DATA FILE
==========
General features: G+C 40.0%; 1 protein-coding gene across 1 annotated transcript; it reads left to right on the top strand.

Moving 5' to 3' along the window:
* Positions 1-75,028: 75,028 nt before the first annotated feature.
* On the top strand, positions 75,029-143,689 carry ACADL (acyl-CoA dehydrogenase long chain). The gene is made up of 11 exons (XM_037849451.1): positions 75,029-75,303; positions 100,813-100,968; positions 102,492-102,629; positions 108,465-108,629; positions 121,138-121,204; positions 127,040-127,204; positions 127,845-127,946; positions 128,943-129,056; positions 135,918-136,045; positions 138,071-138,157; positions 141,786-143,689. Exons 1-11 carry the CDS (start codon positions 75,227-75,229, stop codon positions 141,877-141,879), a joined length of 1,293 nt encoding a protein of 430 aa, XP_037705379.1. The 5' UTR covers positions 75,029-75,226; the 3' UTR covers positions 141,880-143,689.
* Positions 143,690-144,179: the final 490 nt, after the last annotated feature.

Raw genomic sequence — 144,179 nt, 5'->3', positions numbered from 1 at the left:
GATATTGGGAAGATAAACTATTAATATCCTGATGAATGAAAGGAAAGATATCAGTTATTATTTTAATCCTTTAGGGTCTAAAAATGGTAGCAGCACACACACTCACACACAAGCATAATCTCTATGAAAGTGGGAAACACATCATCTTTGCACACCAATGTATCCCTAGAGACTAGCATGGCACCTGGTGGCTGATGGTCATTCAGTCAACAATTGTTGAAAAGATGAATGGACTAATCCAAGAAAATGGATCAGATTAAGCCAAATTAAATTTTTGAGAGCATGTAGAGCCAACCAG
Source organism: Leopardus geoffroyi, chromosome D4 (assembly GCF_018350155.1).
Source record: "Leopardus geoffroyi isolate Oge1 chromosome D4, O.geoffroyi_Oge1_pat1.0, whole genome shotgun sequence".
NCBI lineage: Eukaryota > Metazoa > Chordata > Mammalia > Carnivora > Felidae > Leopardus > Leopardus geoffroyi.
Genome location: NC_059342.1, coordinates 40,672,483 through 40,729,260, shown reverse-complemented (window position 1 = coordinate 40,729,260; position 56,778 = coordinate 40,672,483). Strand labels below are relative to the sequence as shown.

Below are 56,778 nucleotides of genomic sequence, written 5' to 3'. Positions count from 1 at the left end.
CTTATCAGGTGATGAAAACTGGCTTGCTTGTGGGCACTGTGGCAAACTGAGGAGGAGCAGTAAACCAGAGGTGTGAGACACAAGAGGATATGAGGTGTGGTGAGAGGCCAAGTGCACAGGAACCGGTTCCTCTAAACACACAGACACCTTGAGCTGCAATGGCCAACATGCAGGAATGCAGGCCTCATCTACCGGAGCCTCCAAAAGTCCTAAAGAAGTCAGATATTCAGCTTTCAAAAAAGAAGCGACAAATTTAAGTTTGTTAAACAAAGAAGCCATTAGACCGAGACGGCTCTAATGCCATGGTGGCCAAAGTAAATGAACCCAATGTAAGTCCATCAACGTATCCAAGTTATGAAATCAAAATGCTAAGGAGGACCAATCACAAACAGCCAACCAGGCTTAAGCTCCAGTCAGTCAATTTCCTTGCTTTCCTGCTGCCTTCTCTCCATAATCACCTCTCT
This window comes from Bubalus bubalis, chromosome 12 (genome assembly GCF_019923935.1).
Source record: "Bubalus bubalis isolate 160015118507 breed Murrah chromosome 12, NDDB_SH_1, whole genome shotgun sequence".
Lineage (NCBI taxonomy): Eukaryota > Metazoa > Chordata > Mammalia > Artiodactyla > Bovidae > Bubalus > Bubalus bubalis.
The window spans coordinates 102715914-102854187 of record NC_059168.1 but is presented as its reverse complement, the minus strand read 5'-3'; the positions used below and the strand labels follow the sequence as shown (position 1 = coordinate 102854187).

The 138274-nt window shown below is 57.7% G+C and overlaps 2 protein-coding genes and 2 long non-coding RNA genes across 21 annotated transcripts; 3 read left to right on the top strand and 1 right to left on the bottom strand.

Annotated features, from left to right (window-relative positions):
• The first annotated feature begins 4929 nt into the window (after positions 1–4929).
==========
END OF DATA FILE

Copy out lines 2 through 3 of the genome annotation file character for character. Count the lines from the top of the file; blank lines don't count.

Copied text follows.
Moving 5' to 3' along the window:
* Positions 1-75,028: 75,028 nt before the first annotated feature.